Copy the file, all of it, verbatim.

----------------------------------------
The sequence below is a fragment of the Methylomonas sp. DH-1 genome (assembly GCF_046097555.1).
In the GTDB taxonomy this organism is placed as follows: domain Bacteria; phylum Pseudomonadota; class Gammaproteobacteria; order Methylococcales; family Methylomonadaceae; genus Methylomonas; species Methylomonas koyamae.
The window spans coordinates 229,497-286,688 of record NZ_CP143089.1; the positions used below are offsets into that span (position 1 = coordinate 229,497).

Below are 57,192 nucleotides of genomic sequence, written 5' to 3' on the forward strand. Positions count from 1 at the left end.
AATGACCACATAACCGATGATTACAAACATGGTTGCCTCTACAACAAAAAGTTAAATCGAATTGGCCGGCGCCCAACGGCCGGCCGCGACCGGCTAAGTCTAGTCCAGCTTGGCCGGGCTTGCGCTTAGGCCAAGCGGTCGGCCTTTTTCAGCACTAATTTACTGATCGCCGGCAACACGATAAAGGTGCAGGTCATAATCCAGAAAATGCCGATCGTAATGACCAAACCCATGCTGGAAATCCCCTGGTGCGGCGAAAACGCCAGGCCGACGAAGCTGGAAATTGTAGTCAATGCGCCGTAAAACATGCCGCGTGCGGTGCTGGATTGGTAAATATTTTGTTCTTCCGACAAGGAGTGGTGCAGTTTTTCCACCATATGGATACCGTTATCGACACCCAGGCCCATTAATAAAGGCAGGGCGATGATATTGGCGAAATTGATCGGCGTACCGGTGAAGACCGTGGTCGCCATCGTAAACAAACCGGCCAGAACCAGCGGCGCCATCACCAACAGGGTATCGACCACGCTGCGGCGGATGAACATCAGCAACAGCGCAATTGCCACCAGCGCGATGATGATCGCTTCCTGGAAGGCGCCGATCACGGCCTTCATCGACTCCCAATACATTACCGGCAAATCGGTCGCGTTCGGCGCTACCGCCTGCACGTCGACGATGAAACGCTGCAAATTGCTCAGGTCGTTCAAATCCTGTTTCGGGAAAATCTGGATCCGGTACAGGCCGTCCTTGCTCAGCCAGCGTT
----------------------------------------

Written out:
The sequence below is a fragment of the Methylomonas sp. DH-1 genome (assembly GCF_046097555.1).
In the GTDB taxonomy this organism is placed as follows: domain Bacteria; phylum Pseudomonadota; class Gammaproteobacteria; order Methylococcales; family Methylomonadaceae; genus Methylomonas; species Methylomonas koyamae.
The window spans coordinates 229,497-286,688 of record NZ_CP143089.1; the positions used below are offsets into that span (position 1 = coordinate 229,497).

Below are 57,192 nucleotides of genomic sequence, written 5' to 3' on the forward strand. Positions count from 1 at the left end.
AATGACCACATAACCGATGATTACAAACATGGTTGCCTCTACAACAAAAAGTTAAATCGAATTGGCCGGCGCCCAACGGCCGGCCGCGACCGGCTAAGTCTAGTCCAGCTTGGCCGGGCTTGCGCTTAGGCCAAGCGGTCGGCCTTTTTCAGCACTAATTTACTGATCGCCGGCAACACGATAAAGGTGCAGGTCATAATCCAGAAAATGCCGATCGTAATGACCAAACCCATGCTGGAAATCCCCTGGTGCGGCGAAAACGCCAGGCCGACGAAGCTGGAAATTGTAGTCAATGCGCCGTAAAACATGCCGCGTGCGGTGCTGGATTGGTAAATATTTTGTTCTTCCGACAAGGAGTGGTGCAGTTTTTCCACCATATGGATACCGTTATCGACACCCAGGCCCATTAATAAAGGCAGGGCGATGATATTGGCGAAATTGATCGGCGTACCGGTGAAGACCGTGGTCGCCATCGTAAACAAACCGGCCAGAACCAGCGGCGCCATCACCAACAGGGTATCGACCACGCTGCGGCGGATGAACATCAGCAACAGCGCAATTGCCACCAGCGCGATGATGATCGCTTCCTGGAAGGCGCCGATCACGGCCTTCATCGACTCCCAATACATTACCGGCAAATCGGTCGCGTTCGGCGCTACCGCCTGCACGTCGACGATGAAACGCTGCAAATTGCTCAGGTCGTTCAAATCCTGTTTCGGGAAAATCTGGATCCGGTACAGGCCGTCCTTGCTCAGCCAGCGTT